The idea of paying reparations for slavery is back in the news, courtesy of a rambling article by Ta-Nehisi Coates at The Atlantic that generated a lot of attention.
The idea has lots and lots of large practical problems, though is not on its face ridiculous. (I’m not the only conservative who thinks this: see Seth Mandel at Commentary.com.) The labor of generations of slaves was stolen by force, which on libertarian principle is as much a theft as if someone stole your wallet from you at gunpoint. And the heirs of victims of theft are often afforded remedies and recovery, though, as the recent case of artwork plundered by Nazis from Jews in Germany, the reasons why we have statutes of limitation on most property crimes (as well as title to property) would come into play.
In addition to the principle of time limitations for correcting past wrongs, how much would the heirs of slaves be owed? Would the heirs of slaves be owed accrued interest as well as the current value of their stolen labor, which Coates and others estimate at something like $10 trillion? (That amount would seemingly rule out lump sum payments, since our total GDP right now is around $16 trillion, with a federal budget of about $3.5 trillion.)
And who should pay? Strict liability would suggest reparations be paid out of the assets of the descendants of the beneficiaries of slave labor rather than by all taxpayers. And who would qualify to receive them? It couldn’t be strictly by skin color, since many blacks freely immigrated to America during the century and a half since slavery ended. And that raises another question of justice: if reparations were paid, wouldn’t—shouldn’t—that mean the end of all race-conscious remedial policies such as affirmative action admissions, etc? I’m guessing Al Sharpton, Jesse Jackson, and MSNBC will never go for that deal. The practical complexities of any reparations scheme are beyond the capacities even of Kenneth Feinberg.
But let’s stick with the principle of strict liability for a moment. The chief defender of slavery and its aftermath, the regime of Jim Crow segregation, was the Democratic Party. Democrats in large numbers opposed the 13th Amendment, the 14th Amendment, then for decades disenfranchised blacks in defiance of the intent of the 15th Amendment, and contrived numerous ways to take the property of newly freed blacks and/or prevent them from acquiring property in the South. For decades Democrats blocked civil rights legislation, and federal anti-lynch laws that Republicans proposed in the early 20th century. And Democrats voted against the Civil Rights Act of 1964 in much larger proportion than Republicans did—a fact many Republicans seem to forget. But for the determined opposition of the Democratic Party for more than a century, blacks today would likely have accumulated a larger share of national assets—there would be less of what Coates calls the “wealth gap”—and be closer to equality on all of the other measures held dear by the Left.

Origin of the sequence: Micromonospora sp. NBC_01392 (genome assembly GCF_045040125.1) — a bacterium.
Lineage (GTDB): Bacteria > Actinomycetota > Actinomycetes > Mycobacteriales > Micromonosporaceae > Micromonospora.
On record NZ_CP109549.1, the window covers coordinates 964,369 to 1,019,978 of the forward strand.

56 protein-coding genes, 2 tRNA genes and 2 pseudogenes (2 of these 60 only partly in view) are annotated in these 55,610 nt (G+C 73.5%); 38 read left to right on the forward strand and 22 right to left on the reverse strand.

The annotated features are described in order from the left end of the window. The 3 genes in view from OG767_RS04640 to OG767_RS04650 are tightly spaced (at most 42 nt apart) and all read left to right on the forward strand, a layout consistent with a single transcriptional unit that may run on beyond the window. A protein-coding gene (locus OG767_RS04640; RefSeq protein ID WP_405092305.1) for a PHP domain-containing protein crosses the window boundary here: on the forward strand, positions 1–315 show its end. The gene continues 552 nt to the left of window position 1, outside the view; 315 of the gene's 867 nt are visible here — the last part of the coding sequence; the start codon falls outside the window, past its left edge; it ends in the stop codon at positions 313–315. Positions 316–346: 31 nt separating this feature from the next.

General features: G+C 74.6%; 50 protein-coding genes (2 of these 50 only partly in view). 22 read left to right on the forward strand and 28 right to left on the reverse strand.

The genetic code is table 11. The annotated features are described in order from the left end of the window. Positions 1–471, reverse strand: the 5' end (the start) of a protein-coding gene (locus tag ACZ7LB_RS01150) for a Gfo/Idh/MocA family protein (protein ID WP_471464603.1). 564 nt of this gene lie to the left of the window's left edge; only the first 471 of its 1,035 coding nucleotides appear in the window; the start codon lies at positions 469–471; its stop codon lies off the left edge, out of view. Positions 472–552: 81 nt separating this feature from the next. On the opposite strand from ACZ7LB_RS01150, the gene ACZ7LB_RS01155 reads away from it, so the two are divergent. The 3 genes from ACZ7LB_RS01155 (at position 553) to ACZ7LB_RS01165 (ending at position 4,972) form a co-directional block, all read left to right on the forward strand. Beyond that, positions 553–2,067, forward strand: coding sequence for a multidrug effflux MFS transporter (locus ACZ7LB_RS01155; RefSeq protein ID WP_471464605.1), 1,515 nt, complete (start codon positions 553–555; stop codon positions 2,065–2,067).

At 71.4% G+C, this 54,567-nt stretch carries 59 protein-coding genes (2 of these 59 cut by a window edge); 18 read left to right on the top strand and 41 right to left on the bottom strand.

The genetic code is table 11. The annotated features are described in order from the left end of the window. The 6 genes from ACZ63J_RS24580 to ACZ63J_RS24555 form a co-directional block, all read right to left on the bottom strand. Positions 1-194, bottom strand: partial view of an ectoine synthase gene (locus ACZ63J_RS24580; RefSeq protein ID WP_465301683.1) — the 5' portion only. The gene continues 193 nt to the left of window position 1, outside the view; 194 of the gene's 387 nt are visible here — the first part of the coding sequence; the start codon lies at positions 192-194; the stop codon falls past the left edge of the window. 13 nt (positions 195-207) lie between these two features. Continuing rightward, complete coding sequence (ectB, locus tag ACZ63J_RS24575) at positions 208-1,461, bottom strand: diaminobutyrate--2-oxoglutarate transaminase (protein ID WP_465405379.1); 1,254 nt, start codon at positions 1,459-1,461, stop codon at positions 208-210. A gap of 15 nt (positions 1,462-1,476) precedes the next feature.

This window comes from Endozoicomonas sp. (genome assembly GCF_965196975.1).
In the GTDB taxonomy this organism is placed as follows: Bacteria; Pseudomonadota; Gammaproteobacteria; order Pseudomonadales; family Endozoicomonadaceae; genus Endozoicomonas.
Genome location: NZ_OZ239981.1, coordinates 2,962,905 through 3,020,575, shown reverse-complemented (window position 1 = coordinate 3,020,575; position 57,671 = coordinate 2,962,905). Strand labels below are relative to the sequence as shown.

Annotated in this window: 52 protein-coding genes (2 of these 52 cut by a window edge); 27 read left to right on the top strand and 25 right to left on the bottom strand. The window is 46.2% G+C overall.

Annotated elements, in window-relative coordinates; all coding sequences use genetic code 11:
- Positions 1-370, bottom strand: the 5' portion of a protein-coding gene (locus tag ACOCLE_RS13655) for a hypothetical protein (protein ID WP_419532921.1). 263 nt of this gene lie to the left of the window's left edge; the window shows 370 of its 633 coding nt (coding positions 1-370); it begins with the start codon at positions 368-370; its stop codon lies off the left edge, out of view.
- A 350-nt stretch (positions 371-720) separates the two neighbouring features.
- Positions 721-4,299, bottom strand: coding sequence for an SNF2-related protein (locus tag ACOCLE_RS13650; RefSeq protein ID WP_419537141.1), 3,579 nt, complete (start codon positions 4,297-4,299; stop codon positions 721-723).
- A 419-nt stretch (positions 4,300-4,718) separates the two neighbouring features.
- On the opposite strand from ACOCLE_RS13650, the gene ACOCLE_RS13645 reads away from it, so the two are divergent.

So here’s a modest proposal: Democrats should pay reparations for slavery. They certainly have enough billionaires in their midst these days to put up a substantial amount. And that would include Oprah Winfrey too, for the simple reason that her billion-dollar fortune is clearly derived from the structure of “white privilege”—or so we’re told by the cutting edge of racial consciousness these days. (The point is, if your read the entire Coates essay it is impossible to disentangle the accumulation of wealth from the presumed endemic racism, such that reparations ultimately comes down to straight out redistribution. So Oprah has to pay up, too.)
So by all means let’s have one of these “conversations” about race that Eric Holder keeps hectoring us about.
PAUL ADDS: The conceptual problem I have with reparations for the descendants of slaves is that, as a class, they are much better off than they would have been absent the institution of slavery. But for that institution, most of them would not be citizens of the United States. They would be less free and less materially well-off than they are, and they would have many fewer opportunities going forward.
Those who actually endured slavery were made worse off as a result of that institution. So too were most of their children and many of their grandchildren. But they are not around to receive reparations. Those descendants who are around are mainly beneficiaries (in the sense described above) of the horror and the tragedy of slavery.
JOHN adds: This was the point made by Muhammad Ali when he arrived back in the U.S. after the Rumble in the Jungle. At the airport, a reporter called out, “What did you think of Africa, champ?” Ali’s reply was something like, “I’m just glad my great-granddaddy caught that boat!”